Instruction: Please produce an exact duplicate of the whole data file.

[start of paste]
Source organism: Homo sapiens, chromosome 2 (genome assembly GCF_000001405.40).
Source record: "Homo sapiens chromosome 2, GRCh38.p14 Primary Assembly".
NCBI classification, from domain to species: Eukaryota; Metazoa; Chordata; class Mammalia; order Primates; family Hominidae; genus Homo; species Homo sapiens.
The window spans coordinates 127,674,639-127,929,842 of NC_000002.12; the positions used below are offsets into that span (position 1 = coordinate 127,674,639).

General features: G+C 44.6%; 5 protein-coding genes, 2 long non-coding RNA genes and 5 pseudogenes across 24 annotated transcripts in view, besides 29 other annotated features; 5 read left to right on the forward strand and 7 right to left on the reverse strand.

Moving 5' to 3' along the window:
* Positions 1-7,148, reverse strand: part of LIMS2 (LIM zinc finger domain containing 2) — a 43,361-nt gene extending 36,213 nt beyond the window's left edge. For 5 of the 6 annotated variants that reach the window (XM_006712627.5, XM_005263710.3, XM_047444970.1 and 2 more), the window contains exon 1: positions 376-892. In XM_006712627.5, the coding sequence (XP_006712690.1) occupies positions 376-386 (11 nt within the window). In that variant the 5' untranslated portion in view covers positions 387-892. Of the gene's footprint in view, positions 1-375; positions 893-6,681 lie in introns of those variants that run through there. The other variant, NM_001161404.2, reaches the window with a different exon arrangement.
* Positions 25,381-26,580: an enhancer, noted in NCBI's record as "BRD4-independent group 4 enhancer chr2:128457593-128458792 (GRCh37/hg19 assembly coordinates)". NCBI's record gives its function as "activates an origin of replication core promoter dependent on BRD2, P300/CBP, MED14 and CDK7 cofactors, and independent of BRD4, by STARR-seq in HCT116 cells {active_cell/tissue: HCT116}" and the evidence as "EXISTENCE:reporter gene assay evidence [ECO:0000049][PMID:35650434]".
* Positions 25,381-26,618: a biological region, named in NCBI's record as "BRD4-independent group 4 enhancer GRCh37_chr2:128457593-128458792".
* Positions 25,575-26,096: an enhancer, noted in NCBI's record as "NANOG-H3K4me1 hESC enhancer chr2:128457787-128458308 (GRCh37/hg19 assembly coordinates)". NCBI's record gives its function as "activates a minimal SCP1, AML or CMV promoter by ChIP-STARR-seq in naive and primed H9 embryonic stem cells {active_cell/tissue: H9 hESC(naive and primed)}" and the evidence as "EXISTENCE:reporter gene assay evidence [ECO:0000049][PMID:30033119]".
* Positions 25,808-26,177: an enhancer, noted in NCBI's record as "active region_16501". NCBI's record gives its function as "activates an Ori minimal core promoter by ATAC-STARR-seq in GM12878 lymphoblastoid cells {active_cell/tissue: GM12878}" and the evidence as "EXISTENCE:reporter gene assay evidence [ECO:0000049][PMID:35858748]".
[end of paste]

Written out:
Source organism: Homo sapiens, chromosome 2 (genome assembly GCF_000001405.40).
Source record: "Homo sapiens chromosome 2, GRCh38.p14 Primary Assembly".
NCBI classification, from domain to species: Eukaryota; Metazoa; Chordata; class Mammalia; order Primates; family Hominidae; genus Homo; species Homo sapiens.
The window spans coordinates 127,674,639-127,929,842 of NC_000002.12; the positions used below are offsets into that span (position 1 = coordinate 127,674,639).

General features: G+C 44.6%; 5 protein-coding genes, 2 long non-coding RNA genes and 5 pseudogenes across 24 annotated transcripts in view, besides 29 other annotated features; 5 read left to right on the forward strand and 7 right to left on the reverse strand.

Moving 5' to 3' along the window:
* Positions 1-7,148, reverse strand: part of LIMS2 (LIM zinc finger domain containing 2) — a 43,361-nt gene extending 36,213 nt beyond the window's left edge. For 5 of the 6 annotated variants that reach the window (XM_006712627.5, XM_005263710.3, XM_047444970.1 and 2 more), the window contains exon 1: positions 376-892. In XM_006712627.5, the coding sequence (XP_006712690.1) occupies positions 376-386 (11 nt within the window). In that variant the 5' untranslated portion in view covers positions 387-892. Of the gene's footprint in view, positions 1-375; positions 893-6,681 lie in introns of those variants that run through there. The other variant, NM_001161404.2, reaches the window with a different exon arrangement.
* Positions 25,381-26,580: an enhancer, noted in NCBI's record as "BRD4-independent group 4 enhancer chr2:128457593-128458792 (GRCh37/hg19 assembly coordinates)". NCBI's record gives its function as "activates an origin of replication core promoter dependent on BRD2, P300/CBP, MED14 and CDK7 cofactors, and independent of BRD4, by STARR-seq in HCT116 cells {active_cell/tissue: HCT116}" and the evidence as "EXISTENCE:reporter gene assay evidence [ECO:0000049][PMID:35650434]".
* Positions 25,381-26,618: a biological region, named in NCBI's record as "BRD4-independent group 4 enhancer GRCh37_chr2:128457593-128458792".
* Positions 25,575-26,096: an enhancer, noted in NCBI's record as "NANOG-H3K4me1 hESC enhancer chr2:128457787-128458308 (GRCh37/hg19 assembly coordinates)". NCBI's record gives its function as "activates a minimal SCP1, AML or CMV promoter by ChIP-STARR-seq in naive and primed H9 embryonic stem cells {active_cell/tissue: H9 hESC(naive and primed)}" and the evidence as "EXISTENCE:reporter gene assay evidence [ECO:0000049][PMID:30033119]".
* Positions 25,808-26,177: an enhancer, noted in NCBI's record as "active region_16501". NCBI's record gives its function as "activates an Ori minimal core promoter by ATAC-STARR-seq in GM12878 lymphoblastoid cells {active_cell/tissue: GM12878}" and the evidence as "EXISTENCE:reporter gene assay evidence [ECO:0000049][PMID:35858748]".